• the degree of complexity of the financial instrument or type of financial activity or practice;
  • the size of the potential problem or detriment;
  • the type of clients involved in an activity or practice or to whom a financial instrument is marketed or sold;
  • the degree of transparency of the financial instrument or type of financial activity or practice;
  • the particular features or underlying components of the financial instrument or transaction including any leverage a product or practice provides;
  • the degree of disparity between expected return or benefit for investors and risk of loss in relation to the financial instrument, activity or practice;
  • the ease and cost for investors to switch or sell an instrument;
  • the pricing and associated costs;
  • the degree of innovation of a financial instrument, activity or practice;
  • the selling practices associated with the financial instrument;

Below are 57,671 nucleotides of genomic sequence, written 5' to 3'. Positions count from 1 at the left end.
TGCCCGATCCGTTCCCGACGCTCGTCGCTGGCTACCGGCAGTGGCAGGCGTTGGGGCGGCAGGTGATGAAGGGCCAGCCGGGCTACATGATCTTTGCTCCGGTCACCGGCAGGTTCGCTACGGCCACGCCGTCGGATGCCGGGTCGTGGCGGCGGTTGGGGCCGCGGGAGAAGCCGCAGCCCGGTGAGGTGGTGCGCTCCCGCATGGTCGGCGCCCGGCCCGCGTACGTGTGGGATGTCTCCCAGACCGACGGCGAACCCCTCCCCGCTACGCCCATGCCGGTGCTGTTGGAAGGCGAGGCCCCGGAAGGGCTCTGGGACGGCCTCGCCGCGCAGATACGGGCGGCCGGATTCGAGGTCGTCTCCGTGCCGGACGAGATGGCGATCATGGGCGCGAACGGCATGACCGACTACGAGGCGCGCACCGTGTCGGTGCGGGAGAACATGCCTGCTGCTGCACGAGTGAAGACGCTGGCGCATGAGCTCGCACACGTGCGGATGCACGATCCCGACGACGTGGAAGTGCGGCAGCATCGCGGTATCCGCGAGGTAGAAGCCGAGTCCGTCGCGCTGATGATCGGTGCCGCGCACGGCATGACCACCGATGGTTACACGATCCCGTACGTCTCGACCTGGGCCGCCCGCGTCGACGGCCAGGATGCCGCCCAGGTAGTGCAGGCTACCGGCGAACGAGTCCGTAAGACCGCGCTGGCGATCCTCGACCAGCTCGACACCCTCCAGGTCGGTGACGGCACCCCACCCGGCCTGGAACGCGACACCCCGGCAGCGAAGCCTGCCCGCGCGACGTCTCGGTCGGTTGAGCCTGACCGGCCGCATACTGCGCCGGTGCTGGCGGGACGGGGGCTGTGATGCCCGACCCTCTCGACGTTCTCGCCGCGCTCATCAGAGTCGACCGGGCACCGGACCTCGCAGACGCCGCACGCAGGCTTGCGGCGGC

• the situation of the issuer of a financial instrument.

As these powers are new, it remains to be seen how Member State national regulators will use them (if at all) and whether there may be inconsistent use of the powers in relation to the same or similar products (i.e. whether it may be banned in one Member State but not in another due to the different views of the Member State national regulators). Conscious of this, ESMA proposes to undertake further work (including sharing information across Member State national regulators) to encourage a common understanding on the use of the powers.

Product governance and sales processes

What are the current requirements?

There are no existing detailed provisions addressing product governance or sales processes in MiFID, although there do exist high level organisational requirements.

What is new in MiFID II Level 1?

MiFID II introduces a new EU-wide product governance regime which applies to both sides of the product development and sales process, namely to (1) product manufacturers; and (2) product distributors (if different).